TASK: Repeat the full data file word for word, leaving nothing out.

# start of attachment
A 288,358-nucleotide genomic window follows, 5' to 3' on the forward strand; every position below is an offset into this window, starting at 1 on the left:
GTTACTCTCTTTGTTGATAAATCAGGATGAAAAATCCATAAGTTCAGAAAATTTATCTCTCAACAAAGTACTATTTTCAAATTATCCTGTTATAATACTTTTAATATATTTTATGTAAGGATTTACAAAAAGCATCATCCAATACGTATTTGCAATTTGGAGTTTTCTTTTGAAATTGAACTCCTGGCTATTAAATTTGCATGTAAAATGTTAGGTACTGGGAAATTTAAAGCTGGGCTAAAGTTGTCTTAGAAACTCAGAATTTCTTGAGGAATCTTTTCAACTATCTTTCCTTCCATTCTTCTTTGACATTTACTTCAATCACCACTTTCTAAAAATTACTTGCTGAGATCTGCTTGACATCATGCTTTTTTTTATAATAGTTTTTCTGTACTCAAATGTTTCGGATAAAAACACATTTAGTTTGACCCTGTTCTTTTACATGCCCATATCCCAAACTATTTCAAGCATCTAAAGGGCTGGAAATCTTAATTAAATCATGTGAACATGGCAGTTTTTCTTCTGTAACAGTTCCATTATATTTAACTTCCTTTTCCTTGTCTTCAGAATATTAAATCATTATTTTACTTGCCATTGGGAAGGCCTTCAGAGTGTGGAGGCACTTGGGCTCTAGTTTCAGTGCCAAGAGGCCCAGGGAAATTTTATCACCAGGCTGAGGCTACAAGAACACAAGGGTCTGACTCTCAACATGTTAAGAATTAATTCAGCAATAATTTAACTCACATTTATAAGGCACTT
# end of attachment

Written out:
A 288,358-nucleotide genomic window follows, 5' to 3' on the forward strand; every position below is an offset into this window, starting at 1 on the left:
GTTACTCTCTTTGTTGATAAATCAGGATGAAAAATCCATAAGTTCAGAAAATTTATCTCTCAACAAAGTACTATTTTCAAATTATCCTGTTATAATACTTTTAATATATTTTATGTAAGGATTTACAAAAAGCATCATCCAATACGTATTTGCAATTTGGAGTTTTCTTTTGAAATTGAACTCCTGGCTATTAAATTTGCATGTAAAATGTTAGGTACTGGGAAATTTAAAGCTGGGCTAAAGTTGTCTTAGAAACTCAGAATTTCTTGAGGAATCTTTTCAACTATCTTTCCTTCCATTCTTCTTTGACATTTACTTCAATCACCACTTTCTAAAAATTACTTGCTGAGATCTGCTTGACATCATGCTTTTTTTTATAATAGTTTTTCTGTACTCAAATGTTTCGGATAAAAACACATTTAGTTTGACCCTGTTCTTTTACATGCCCATATCCCAAACTATTTCAAGCATCTAAAGGGCTGGAAATCTTAATTAAATCATGTGAACATGGCAGTTTTTCTTCTGTAACAGTTCCATTATATTTAACTTCCTTTTCCTTGTCTTCAGAATATTAAATCATTATTTTACTTGCCATTGGGAAGGCCTTCAGAGTGTGGAGGCACTTGGGCTCTAGTTTCAGTGCCAAGAGGCCCAGGGAAATTTTATCACCAGGCTGAGGCTACAAGAACACAAGGGTCTGACTCTCAACATGTTAAGAATTAATTCAGCAATAATTTAACTCACATTTATAAGGCACTT